There are only two species of lotus worldwide: the American Lotus (Nelumbo lutea) and the Sacred Lotus (N. nucifera) which is also called the Indian, Asian, or pink lotus. Both lotus species once belonged to the water-lily family, Nymphaeaceae, in the plant order Nymphaeales.
However, based on DNA sequencing, the lotuses are now placed in their own family, Nelumbonaceae, and moved to a different order, Proteales. This order also includes the plane family, Platanaceae. This means American and sacred lotuses are more closely related to American sycamore (Platanus occidentalis) than they are to any of the water-lilies.
I posted an Alert last month on our lovely American lotus and it's associated less lovely American Lotus Borer (Ostrinia penitalis (Lepidoptera: Crambidae)). You can read the Alert titled, "An American Tail: the Lotus and its Caterpillar," by clicking on this hotlink:
I noted in that Alert that the American lotus borer infests both the American and sacred lotuses. I don't like seeing our native lotus suffering at the mandibles of the borer; however, I don't mind seeing our native moth hammering sacred lotus.
I have no concerns regarding our native American locus borer ravaging the non-native sacred lotus because this Asian introduction can rapidly colonize our ponds and lakes. It's why sacred lotus is included in the Ohio Field Guide to Aquatic Invasive Species. You can learn more about this and other aquatic invasives in Ohio by clicking on this hotlink:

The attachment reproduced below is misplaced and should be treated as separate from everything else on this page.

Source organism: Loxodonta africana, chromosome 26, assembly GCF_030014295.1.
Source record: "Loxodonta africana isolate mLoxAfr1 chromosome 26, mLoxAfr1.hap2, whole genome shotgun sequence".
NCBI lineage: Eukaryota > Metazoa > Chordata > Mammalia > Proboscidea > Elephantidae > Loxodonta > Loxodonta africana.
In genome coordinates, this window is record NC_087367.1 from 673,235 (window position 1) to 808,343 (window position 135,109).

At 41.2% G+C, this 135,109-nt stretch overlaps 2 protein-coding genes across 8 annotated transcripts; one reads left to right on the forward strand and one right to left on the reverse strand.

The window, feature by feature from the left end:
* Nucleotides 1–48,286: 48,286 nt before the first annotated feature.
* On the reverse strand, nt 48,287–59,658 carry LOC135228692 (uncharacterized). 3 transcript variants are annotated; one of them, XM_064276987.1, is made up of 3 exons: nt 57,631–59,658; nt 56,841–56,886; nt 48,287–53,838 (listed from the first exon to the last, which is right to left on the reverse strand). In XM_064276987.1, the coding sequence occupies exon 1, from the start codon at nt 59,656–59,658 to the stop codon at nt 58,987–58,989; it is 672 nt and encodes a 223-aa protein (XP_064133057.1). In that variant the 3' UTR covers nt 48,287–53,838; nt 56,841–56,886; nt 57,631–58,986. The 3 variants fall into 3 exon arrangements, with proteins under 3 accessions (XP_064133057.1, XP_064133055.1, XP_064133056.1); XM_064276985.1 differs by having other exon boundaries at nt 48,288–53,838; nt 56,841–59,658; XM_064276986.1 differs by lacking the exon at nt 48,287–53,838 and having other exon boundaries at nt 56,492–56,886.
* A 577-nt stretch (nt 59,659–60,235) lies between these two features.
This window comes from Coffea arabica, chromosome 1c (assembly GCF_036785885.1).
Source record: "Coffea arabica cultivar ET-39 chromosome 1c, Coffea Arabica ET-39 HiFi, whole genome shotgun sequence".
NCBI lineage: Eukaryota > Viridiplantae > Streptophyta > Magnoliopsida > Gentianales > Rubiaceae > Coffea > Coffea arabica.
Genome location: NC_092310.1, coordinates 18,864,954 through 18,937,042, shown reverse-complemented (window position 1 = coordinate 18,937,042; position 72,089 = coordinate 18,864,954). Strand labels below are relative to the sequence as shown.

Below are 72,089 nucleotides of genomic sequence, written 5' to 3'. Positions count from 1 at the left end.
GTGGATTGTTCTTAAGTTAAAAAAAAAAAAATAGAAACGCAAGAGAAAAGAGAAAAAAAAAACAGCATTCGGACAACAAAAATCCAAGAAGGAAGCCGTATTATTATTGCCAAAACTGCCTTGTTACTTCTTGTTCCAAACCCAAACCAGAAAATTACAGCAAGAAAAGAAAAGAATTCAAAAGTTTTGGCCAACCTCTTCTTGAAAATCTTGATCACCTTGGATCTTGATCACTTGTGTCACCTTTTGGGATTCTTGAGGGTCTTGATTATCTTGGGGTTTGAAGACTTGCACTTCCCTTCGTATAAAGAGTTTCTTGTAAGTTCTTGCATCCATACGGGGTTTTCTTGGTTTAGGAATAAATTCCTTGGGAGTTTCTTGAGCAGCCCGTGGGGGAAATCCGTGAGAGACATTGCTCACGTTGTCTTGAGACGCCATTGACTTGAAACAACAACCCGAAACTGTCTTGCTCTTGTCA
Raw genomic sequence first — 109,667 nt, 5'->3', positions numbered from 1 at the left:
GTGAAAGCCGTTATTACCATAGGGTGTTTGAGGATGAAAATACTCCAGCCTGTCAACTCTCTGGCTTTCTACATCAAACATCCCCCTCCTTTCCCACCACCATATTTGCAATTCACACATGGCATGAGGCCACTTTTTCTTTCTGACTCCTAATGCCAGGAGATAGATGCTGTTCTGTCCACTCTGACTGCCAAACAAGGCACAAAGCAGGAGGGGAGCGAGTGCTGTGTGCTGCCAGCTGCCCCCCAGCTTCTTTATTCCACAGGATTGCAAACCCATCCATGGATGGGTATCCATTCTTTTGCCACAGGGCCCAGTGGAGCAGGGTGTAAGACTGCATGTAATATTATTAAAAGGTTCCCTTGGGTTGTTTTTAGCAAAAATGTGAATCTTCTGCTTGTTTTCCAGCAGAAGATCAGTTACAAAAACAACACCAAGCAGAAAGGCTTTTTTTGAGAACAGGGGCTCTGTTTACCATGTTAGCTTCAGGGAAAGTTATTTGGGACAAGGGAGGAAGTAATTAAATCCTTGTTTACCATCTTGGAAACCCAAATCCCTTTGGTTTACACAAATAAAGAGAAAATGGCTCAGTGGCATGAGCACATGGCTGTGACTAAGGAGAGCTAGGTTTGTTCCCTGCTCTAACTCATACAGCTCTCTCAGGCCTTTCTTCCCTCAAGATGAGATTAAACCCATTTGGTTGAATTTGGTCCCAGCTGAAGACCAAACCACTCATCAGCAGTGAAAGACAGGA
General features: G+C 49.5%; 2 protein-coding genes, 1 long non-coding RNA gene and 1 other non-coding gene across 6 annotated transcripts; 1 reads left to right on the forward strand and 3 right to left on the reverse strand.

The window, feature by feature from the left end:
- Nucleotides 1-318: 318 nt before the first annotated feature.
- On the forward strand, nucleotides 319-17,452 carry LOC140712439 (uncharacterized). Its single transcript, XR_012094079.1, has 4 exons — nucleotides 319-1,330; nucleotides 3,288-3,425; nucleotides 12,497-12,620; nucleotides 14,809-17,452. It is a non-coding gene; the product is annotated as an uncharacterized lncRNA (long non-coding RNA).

I first came across sacred lotus in two ponds in a Butler County park in 2014. I learned from a passing hiker at the time that the lotus had been introduced to the ponds by a Butler County resident sometime in 2013 with the presumed intention of adding to the beauty of the ponds.
I've heard the same story from two other residents since that time, so I believe it's probably true. Also, I'm not aware of any lotus infestations close enough for the seeds to find their way into the ponds and I've been told the parks didn't introduce the sacred lotus.
The timeframe agrees with past images that I've taken of the ponds. I took pictures of a Canada goose in the spring of 2013 that shows one of the ponds (Pond A) with open water; no lotus is evident. Those images coupled with pictures that I've taken since that time clearly show how rapidly sacred lotus can wreak unholy havoc on aquatic habitat.
There's no doubt the pink-flowered lotus provides a beautiful floral display; to the uninitiated. However, it's a Jekyll and Hyde proposition with one pond (Pond B) totally choked with sacred lotus and the only thing preventing the other pond (Pond A) from becoming totally covered is a small area of deeper water. Lotus must root into submerged soil.
The introduction and proliferation of sacred lotus in the park ponds is a replay of the stories behind many non-native invasives with best intentions followed by unintended consequences. The entire trajectory is summed-up nicely by Dr. Ian Malcolm (Jeff Goldblum) in Jurassic Park: The Lost World:
"Oooh, ahhh," that’s how it always starts. But then later there’s running and then screaming.